Pain is partly a neural process that signals tissue damage from a harmful stimulus. But we also know that it is highly subjective, and that a whole range of psychological and social factors can impact on how pain is perceived and experienced. Thoughts, feeling and expectations can influence pain, and even contribute to how people respond to pain killing drugs.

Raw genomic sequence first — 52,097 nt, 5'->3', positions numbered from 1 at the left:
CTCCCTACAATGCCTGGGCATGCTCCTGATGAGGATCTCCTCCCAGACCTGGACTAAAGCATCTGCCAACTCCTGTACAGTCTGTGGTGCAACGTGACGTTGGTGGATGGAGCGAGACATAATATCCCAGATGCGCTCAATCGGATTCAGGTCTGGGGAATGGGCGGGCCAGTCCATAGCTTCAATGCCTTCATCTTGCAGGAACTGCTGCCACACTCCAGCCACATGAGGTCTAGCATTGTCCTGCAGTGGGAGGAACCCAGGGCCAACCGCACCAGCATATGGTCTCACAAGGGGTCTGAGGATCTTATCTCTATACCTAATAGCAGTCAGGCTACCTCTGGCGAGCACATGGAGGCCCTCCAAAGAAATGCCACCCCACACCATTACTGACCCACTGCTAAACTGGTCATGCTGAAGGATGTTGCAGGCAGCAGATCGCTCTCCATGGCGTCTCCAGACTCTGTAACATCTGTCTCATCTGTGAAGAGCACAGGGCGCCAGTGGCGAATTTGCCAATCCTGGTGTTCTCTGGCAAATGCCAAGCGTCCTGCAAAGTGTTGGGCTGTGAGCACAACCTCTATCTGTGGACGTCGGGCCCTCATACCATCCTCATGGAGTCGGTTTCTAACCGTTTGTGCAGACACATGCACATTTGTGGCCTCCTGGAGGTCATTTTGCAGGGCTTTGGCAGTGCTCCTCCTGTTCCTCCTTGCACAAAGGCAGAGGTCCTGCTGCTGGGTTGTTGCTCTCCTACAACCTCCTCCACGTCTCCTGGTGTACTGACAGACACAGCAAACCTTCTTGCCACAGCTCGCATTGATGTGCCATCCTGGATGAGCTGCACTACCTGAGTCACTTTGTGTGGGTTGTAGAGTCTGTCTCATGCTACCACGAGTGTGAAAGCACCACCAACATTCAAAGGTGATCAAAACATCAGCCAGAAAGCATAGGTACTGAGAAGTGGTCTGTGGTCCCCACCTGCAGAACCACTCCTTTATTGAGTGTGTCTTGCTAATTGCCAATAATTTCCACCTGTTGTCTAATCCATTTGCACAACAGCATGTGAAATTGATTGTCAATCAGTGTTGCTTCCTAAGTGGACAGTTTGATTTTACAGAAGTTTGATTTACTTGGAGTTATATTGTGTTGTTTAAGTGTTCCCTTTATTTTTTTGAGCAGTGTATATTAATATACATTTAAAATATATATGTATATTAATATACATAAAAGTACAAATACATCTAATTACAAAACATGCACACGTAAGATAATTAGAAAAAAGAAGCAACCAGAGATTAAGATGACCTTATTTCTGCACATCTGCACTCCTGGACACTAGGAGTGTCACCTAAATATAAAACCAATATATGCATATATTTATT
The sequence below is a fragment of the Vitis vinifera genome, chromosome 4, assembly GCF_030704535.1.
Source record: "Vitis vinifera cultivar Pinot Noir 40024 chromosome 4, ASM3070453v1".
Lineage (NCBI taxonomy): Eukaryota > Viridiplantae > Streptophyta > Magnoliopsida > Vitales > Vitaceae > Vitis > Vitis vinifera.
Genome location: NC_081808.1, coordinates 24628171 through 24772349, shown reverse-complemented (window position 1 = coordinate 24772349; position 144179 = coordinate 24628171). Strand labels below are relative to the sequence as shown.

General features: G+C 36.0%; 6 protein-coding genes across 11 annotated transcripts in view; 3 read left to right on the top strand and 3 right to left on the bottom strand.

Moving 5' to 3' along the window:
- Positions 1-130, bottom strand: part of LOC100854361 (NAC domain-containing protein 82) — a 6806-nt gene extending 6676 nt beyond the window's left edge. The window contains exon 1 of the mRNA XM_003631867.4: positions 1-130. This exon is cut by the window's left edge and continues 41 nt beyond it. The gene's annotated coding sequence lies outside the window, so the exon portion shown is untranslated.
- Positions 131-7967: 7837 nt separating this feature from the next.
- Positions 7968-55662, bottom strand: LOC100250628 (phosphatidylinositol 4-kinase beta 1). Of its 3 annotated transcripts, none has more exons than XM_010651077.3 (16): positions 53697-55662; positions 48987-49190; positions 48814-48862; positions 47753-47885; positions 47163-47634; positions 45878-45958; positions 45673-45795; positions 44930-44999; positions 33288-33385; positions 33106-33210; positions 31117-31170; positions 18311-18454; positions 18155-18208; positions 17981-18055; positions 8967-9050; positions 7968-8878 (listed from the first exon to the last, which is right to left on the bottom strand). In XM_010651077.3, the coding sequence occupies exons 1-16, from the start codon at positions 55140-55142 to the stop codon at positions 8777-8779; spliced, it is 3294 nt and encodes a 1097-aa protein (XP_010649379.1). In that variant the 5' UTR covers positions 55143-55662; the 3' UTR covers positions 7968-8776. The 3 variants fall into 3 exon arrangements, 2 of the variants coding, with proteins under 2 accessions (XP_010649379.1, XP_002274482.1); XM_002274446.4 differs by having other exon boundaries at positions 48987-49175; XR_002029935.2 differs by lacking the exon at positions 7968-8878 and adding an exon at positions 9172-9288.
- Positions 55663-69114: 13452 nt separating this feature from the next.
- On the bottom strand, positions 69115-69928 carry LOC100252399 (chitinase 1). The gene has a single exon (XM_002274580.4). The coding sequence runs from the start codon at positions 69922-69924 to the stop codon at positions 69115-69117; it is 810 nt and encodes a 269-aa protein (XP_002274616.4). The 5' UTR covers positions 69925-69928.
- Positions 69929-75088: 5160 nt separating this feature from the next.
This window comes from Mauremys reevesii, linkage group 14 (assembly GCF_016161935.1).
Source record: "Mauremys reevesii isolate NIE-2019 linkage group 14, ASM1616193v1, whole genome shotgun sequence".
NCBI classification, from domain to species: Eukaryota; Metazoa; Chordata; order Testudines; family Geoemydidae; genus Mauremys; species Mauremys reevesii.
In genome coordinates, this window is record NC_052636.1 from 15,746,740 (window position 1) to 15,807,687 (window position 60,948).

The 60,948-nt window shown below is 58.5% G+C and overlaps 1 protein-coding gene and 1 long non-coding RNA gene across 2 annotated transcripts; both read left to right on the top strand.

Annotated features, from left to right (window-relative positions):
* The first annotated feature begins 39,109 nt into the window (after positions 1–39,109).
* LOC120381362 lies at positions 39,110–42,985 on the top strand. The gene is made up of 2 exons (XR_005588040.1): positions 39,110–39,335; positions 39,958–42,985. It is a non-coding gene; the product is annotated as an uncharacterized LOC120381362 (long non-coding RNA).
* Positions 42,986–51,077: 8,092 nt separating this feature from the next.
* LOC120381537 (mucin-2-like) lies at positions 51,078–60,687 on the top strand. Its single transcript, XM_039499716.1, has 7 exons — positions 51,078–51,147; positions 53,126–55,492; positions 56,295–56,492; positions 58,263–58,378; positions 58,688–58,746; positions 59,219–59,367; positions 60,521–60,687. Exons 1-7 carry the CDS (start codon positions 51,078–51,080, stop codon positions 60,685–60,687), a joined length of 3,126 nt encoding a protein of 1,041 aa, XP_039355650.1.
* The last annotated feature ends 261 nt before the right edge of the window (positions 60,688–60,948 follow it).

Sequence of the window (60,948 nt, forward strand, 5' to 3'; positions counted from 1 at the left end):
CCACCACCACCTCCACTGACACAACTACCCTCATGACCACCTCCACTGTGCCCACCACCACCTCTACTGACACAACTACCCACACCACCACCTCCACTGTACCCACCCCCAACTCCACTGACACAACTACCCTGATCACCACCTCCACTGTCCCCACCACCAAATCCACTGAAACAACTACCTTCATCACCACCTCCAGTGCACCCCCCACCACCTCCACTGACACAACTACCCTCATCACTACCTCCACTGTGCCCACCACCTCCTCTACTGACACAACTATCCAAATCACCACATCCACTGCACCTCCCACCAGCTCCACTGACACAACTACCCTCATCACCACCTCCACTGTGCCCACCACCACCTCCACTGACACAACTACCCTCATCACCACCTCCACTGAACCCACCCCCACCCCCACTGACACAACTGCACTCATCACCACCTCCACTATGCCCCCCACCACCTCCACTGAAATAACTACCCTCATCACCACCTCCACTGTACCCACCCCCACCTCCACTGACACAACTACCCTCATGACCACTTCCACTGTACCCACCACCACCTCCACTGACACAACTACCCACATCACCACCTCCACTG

The external social world also impacts on such expectations, and in turn how pain is experienced. For some, the sound of a dentist’s drill – or even just the thought of it – is enough to heighten expectations of pain. Also, who we turn to when we are in pain and how they respond are important social influences on how we manage it.